Clasica de Almeria Result:
1. Caleb Ewan (Aus) Mitchelton-Scott 4:35:28
2. Danny van Poppel (Ned) LottoNL-Jumbo
3. Timothy Dupont (Bel) Wanty-Groupe Gobert
4. Hugo Hofstetter (Fra) Cofidis
5. Florian Senechal (Fra) Quick-Step Floors
6. Marko Kump (Slo) CCC Sprandi Polkowice
7. Mads Würtz Schmidt (Den) Katusha-Alpecin
8. Carlos Barbero (Spa) Movistar
9. Edward Planckaert (Bel) Sport Vlaanderen-Baloise
10. Jon Aberasturi Izaga (Spa) Euskadi Basque Country-Murias.
Tour of Oman: A Concentration of Colors
Concentrated in the northern part of the Sultanate, the Tour of Oman is a journey through the diversity of the country’s landscapes, territories and lifestyles.
With six days of racing ahead, the pack on the Tour of Oman is readying itself to cover 900 kilometers of the Sultanate’s roads. The event’s route essentially explores the Gulf of Oman coastline on the country’s northern façade around the capital Muscat, as well as proposing escapades liable to reveal the different aspects of Oman’s territory to viewers. As such, the first stage includes the largest incursion inland, with a start from Nizwa, the former capital at the crossroads of commercial routes used in ancient times by caravans. The riders will then have an opportunity for an in-depth visit of the capital, because four of the finishes will take place there in total: in front of the Sultan Qaboos University on the first day, on the shores of the Al Bustan Bay the following day, at the foot of the Tourism Ministry for the fourth stage, then at the finish on the final day for a sprint along the Muttrah corniche in the district that is home to the city’s oldest souk.
Whilst Muscat will give viewers an idea of Oman’s cultural riches (museums, opera, gastronomy, etc.), to get the measure of the countries diverse territories and lifestyles, a journey away from the capital is necessary. Since 2010, the pack has got used to climbing up the slopes of Jabal Al Akhdar, which dominates the central part of the Al Hajar mountain range. The site has become a target for climbers, but in the villages of the “Green Mountain”, roses and fruit trees are traditionally grown for use in production of perfume oils, in particular. Lastly, in Oman the desert and mountainous areas also stand alongside many Wadi. Indeed, some of these creeks have carved out wide valleys. The creek that the riders will visit on the third stage, Wadi Daykah, has been used for the construction of a dam of the same name that supplies water to the cities of Muscat and Quriyat.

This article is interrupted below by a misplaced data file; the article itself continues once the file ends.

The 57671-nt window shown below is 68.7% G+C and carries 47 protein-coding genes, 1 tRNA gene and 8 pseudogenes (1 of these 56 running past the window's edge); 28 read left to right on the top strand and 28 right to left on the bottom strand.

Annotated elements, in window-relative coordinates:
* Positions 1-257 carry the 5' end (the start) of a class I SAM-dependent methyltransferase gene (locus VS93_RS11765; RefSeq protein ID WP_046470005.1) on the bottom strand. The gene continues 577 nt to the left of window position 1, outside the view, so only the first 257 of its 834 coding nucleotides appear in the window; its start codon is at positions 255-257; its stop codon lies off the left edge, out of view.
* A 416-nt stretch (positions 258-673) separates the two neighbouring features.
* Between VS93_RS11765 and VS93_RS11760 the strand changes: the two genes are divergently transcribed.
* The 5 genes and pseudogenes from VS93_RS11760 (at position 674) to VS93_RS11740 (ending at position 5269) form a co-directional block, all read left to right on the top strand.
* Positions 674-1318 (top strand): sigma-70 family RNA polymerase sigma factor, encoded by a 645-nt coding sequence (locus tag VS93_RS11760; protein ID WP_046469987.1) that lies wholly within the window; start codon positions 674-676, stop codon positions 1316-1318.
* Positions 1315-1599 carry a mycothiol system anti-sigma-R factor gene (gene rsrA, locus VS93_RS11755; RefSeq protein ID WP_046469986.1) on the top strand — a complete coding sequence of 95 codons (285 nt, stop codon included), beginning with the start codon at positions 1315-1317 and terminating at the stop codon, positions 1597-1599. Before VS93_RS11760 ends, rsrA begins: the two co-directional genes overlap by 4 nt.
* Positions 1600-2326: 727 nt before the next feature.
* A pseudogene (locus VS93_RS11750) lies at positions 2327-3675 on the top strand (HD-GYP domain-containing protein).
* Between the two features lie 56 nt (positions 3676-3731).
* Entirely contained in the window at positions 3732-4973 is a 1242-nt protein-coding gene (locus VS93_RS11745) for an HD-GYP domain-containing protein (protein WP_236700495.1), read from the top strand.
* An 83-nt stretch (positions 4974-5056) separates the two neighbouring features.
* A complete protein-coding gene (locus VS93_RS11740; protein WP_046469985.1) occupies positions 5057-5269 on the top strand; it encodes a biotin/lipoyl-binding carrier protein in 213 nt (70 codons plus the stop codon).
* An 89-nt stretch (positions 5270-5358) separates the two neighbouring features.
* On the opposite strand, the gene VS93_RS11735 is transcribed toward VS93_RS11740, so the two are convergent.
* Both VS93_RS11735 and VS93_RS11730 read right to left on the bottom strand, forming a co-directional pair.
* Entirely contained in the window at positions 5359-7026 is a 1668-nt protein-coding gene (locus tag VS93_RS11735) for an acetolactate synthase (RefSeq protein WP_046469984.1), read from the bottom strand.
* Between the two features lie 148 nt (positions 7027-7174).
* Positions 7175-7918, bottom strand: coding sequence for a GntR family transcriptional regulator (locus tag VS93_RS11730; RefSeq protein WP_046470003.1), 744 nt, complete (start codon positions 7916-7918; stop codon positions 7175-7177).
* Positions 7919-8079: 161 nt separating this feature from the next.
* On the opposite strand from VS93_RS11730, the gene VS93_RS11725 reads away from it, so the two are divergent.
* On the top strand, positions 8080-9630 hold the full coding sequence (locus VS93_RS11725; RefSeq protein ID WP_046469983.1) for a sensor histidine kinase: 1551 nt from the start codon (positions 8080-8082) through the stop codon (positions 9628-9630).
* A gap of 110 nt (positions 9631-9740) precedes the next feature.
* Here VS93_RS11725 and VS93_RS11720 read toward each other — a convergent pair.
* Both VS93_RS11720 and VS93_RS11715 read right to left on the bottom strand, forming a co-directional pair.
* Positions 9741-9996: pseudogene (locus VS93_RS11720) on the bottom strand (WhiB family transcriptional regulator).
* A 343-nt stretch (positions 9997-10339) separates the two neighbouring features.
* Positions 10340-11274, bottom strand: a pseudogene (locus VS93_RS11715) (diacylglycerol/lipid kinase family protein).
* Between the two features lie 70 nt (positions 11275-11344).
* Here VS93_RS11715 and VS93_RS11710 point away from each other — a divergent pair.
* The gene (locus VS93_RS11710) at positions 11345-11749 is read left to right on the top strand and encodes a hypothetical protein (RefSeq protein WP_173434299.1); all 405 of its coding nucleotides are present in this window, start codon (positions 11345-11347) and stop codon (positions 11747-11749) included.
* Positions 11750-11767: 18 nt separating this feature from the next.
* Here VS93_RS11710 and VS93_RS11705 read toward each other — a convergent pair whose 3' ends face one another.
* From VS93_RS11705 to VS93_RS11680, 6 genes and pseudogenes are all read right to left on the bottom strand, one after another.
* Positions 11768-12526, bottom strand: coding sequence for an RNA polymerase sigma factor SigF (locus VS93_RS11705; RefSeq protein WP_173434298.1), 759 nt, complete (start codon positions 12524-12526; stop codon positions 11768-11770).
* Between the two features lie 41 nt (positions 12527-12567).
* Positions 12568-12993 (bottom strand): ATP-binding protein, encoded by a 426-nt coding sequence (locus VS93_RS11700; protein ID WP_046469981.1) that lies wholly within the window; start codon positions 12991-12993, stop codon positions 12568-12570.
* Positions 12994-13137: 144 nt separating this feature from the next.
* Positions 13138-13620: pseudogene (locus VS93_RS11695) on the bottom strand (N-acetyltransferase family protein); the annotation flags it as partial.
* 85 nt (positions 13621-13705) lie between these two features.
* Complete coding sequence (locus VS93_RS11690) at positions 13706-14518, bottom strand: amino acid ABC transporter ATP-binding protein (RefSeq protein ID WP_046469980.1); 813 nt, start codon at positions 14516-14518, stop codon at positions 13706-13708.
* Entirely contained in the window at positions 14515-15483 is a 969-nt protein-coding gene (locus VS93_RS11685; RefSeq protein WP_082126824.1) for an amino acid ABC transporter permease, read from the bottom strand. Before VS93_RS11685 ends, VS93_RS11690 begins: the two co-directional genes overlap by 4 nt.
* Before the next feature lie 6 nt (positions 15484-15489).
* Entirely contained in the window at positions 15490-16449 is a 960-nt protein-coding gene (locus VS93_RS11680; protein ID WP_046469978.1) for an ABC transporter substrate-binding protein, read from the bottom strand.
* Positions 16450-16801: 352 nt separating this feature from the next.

Find out more…
As big in size as half of mainland France (with an area of more than 309,000 km²), the Sultanate of Oman boasts a 3,165-km long coastline that borders on both the Gulf of Oman and the Arabian Sea, a small part of which will be visited by the Tour of Oman. Similarly, the pack has not yet gone as far as to explore the desert regions in the centre and south of the country.
The “Sun Mountain” is the summit of the country as well as the gateway to the “Grand Canyon” of Wadi an Nakhar, one of the country’s most breath-taking sights.
Le désert d’Ash Sharqiyah Sands
On heading inland, the desert changes color from white sand to ochre-red as the high dunes of Ash Sharqiyah Sands appear.
Le Dhofar (the south of the country)
The most southern part of Oman, soaked by the summer monsoon, offers a striking contrast with the rest of the country, thanks to its summits covered with green pastureland and the tropical ambiance of Salalah.
The “Country of Incense” sites listed as UNESCO world heritage
Produced by a tree that originates from the Dhofar, the Boswellia sacra, this incense resin was at the root of one of the most thriving commercial activities in the antiquity and medieval times. Four sites are listed by UNESCO: the incense trees of Wadi Dawkah, the remains of the Shisr oasis (Ubar) and the ports of Khor Rori (Sumhuram in the Antiquity) and Al-Balid, which today play host to the Sultanates most interesting archaeological vestiges.
Van Avermaet to Lead BMC Racing Team at the Tour of Oman
Greg Van Avermaet will return to the Tour of Oman next week where he is set to lead an ambitious BMC Racing Team line-up.
Van Avermaet will line up alongside a strong team that can look to take different opportunities as they arise, BMC Racing Team Sports Director Valerio Piva said.
“We are heading to Oman with some of our Classics team, and traditionally this race is the final preparation for Van Avermaet ahead of the first Classic. We saw that he was looking strong in Valencia and there are some finishes that should be good for him here, so he will be our leader. However, we will also have Jempy Drucker on the start line as our sprinter, and then, when we look to the General Classification and the stage finish on Green Mountain, I think we will look to protect Nicolas Roche. He will be coming out of the Dubai Tour and I think he can do something there. Overall, we will have to take the race day by day, but we are taking a strong group of riders, and collectively we can look for opportunities to go for stage wins,” Piva explained.
Van Avermaet will continue to test his form in Oman ahead of the start of the Classics season.